How To Perform Paschimottanasana (Seated Forward Bend) With Benefits & Precautions?
Paschimottanasana or Seated Forward Bend, also known as Intense Dorsal Stretch, is an effective basic level hatha yoga pose with myriad health benefits. This Sanskrit word is formed by a combination of three other Sanskrit words “Paschima” (meaning “west” or “back of body”), Uttana (meaning “intense stretch” or “straight” or “extended”) and asana (meaning “posture” or “seat”).
According to Shiva Samhita, this is an accomplished asana along with Padmasana (lotus pose), Siddhasana (half-lotus pose) and Vajrasana (diamond pose). The 11th century yogi Gorakhnath advocated this pose. This pose is also performed in Acroyoga with Floating Paschimottanasana.
The preparatory poses of Paschimottanasana include Uttanasana, Janu Sirsasana and Balasana and the follow up pose is Ardha Matsyendrasana. Some other similar poses include Padangusthasana and Kapotasana.
Here are the steps, benefits, advanced variation and contraindications of standing forward bend pose.
Steps of Doing Paschimottanasana
You should follow this simple step-by-step procedure to do Paschimottanasana:
- To begin with the pose, you have to sit up and stretch your legs out in front. While doing this, keep your spine straight and toes bent toward you.
- Now inhale, raising both your arms above your head and stretch upward.
- Exhale as you bend forward from the hip joints and your chin should move toward the toes. Make sure you keep the spine erect and focus on moving forward toward the toes instead of downward toward the knees.
- Keep your hands on the legs as far as they reach. Try to hold your toes and pull on them in order to go forward.
- As you inhale, lift your head and stretch your spine.
- As you exhale, move the navel slowly toward the knees.
- Do this 2-3 times.
- Now move your head down and breathe deeply for about 30-60 seconds.
- Stretch your arms out in front of you.
- As you breathe in, get back to the sitting position using the strength of your arms.
- Breathe out and lower your arms.
What’s The Science Behind This Pose?
Paschimottanasana provides a good stretch to the back of your body, from head to toe. The muscles of the anterior part of the body contract, creating pressure on abdomen and thorax. This improves respiratory functions and working of the intra-abdominal glands especially focusing on secretions.
It also improves the flexibility in the lumbar region, thighs, and hips. The blood circulation in the back enhances and the nerves of the spinal cord become toned. This asana also helps in reducing the fat around the hip, thigh, and abdomen region. Moreover, it purifies the Nadis and invigorates the Kundalini Shakti.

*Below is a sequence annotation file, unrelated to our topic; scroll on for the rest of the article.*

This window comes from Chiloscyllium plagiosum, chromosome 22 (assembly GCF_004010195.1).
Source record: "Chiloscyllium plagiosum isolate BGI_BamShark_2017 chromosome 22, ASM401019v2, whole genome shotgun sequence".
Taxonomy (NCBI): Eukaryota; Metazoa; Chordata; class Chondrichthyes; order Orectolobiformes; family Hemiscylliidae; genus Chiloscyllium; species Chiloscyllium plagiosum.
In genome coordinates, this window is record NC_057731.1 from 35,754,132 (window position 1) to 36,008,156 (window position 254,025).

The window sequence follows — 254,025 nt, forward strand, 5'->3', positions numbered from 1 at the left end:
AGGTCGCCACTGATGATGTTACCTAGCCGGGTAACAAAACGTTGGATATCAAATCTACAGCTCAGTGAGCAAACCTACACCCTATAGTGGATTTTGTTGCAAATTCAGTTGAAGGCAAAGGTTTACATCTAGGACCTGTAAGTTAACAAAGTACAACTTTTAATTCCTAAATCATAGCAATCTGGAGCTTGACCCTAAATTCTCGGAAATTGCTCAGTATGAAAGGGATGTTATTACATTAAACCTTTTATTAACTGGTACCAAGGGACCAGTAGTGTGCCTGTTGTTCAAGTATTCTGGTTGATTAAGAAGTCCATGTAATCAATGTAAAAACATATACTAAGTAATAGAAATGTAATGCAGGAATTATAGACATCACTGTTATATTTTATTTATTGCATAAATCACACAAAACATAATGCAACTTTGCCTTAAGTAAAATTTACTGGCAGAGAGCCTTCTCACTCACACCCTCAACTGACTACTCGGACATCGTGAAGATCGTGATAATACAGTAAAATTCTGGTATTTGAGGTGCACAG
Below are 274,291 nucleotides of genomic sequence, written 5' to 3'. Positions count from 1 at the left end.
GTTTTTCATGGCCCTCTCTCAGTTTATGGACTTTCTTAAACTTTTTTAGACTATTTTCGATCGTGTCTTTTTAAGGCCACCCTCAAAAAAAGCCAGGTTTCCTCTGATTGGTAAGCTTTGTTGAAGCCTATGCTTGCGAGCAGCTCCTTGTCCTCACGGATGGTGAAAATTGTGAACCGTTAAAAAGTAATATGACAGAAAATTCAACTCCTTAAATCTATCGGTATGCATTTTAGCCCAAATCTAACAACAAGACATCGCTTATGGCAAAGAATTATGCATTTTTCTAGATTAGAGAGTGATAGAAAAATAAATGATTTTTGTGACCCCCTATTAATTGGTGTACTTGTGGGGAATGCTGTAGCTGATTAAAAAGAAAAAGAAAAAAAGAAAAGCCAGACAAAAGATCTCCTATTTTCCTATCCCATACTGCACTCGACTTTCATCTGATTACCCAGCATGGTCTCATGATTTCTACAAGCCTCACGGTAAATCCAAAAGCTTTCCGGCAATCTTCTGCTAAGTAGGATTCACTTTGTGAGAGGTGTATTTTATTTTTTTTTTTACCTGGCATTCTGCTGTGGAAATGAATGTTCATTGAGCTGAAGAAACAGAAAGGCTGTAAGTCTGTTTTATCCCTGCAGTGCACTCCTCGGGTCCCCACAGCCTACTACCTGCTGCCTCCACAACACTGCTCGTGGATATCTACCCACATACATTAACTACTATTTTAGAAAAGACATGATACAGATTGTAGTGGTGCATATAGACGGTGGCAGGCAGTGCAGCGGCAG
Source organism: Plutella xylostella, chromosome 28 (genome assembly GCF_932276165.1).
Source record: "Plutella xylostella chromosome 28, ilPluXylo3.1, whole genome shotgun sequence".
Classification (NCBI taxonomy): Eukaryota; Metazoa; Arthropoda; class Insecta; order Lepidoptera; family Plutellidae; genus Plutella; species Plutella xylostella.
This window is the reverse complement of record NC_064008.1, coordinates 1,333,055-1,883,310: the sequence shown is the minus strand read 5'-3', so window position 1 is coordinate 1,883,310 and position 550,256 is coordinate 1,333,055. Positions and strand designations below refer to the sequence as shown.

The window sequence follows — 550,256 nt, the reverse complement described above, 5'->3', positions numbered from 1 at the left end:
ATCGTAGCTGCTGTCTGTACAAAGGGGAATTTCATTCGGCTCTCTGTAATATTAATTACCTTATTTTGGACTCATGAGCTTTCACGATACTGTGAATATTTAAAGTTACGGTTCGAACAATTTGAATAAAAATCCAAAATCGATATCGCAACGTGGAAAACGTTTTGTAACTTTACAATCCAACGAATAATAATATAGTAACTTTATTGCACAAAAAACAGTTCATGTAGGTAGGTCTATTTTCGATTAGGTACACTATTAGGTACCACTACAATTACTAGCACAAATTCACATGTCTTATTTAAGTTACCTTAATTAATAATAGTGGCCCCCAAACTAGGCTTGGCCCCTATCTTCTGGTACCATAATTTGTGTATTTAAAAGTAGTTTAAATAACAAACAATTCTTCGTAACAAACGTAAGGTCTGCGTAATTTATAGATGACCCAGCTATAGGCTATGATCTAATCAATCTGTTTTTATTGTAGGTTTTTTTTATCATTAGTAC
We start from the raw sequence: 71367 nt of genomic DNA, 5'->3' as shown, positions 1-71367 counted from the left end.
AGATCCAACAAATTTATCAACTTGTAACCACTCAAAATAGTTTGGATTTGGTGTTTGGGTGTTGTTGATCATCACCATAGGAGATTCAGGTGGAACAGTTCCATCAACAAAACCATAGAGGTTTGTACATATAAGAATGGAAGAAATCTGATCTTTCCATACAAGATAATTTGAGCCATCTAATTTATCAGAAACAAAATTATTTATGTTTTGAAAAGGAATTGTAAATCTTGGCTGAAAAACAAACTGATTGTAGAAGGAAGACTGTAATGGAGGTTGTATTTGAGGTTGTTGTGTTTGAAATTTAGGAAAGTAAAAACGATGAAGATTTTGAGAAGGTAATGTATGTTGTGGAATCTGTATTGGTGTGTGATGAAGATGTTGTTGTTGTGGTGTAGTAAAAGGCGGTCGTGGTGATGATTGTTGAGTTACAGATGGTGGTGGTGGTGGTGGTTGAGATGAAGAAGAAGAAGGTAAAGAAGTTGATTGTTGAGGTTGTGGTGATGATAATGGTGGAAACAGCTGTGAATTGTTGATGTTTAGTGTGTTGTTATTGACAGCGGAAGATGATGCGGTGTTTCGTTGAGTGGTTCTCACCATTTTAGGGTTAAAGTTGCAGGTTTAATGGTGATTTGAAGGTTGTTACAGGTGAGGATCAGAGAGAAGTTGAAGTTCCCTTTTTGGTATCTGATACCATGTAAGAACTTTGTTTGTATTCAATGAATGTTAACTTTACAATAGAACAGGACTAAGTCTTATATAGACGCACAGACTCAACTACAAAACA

What Are The Benefits You Get?
Some of the health benefits that you can reap by practicing Paschimottanasana include:
- Stimulating the Manipura Chakra and life energy
- Increasing blood supply in the back
- Activating the kidney, liver, pancreas, abdomen and pelvic organs
- Tones the whole body and reduces obesity
- Stretching the back muscles and along the back of your legs
- Effective for women after childbirth
- Easing menopause and menstrual discomfort
- Relaxing the mind by relieving stress, headaches, anxiety and depression
- Stretching spine, hamstrings and shoulders
- Strengthening agni (digestive fire)
- Improving digestion
- Reducing fatigue
- Controlling blood sugar level and high blood pressure
- Relieving insomnia, infertility and constipation
Advanced Variation of The Pose
Paschimottanasana allows easier rotation inward or outward of the legs by adducting them at the hip, stretching the knees or enacting plantar or dorsiflexion of the ankle. You can perform these variations either as a combined stretch to change the focus on different tissues or simply to divert the mind from the hamstrings and lower back stretch. These variations can be used rhythmically for relaxation.
In order to increase the stretch while staying in this pose, you have to re-stretch your elbows. To perform this, once you are in the asana, hold your hands tightly around the soles of your feet.
Contraindications & Precautions
Here are some important precautions and contraindications associated with the pose that you must keep in mind:
- Do NOT do this pose if you have problem of slipped disc and/or sciatica
- Pregnant women should avoid this asana as it lays pressure on the uterus
- Do NOT practise this pose if you have diarrhea, asthma or any respiratory problem
- If you have a back injury or have difficulty in bending the back, take proper caution and do it only under expert supervision.
- Avoid it if you recently went through a stomach surgery
If you are a novice, do NOT stay in the position for too long and hold it for as long as you are comfortable.
- Do NOT exert too much pressure while stretching the muscles as it could cause strain to your muscles.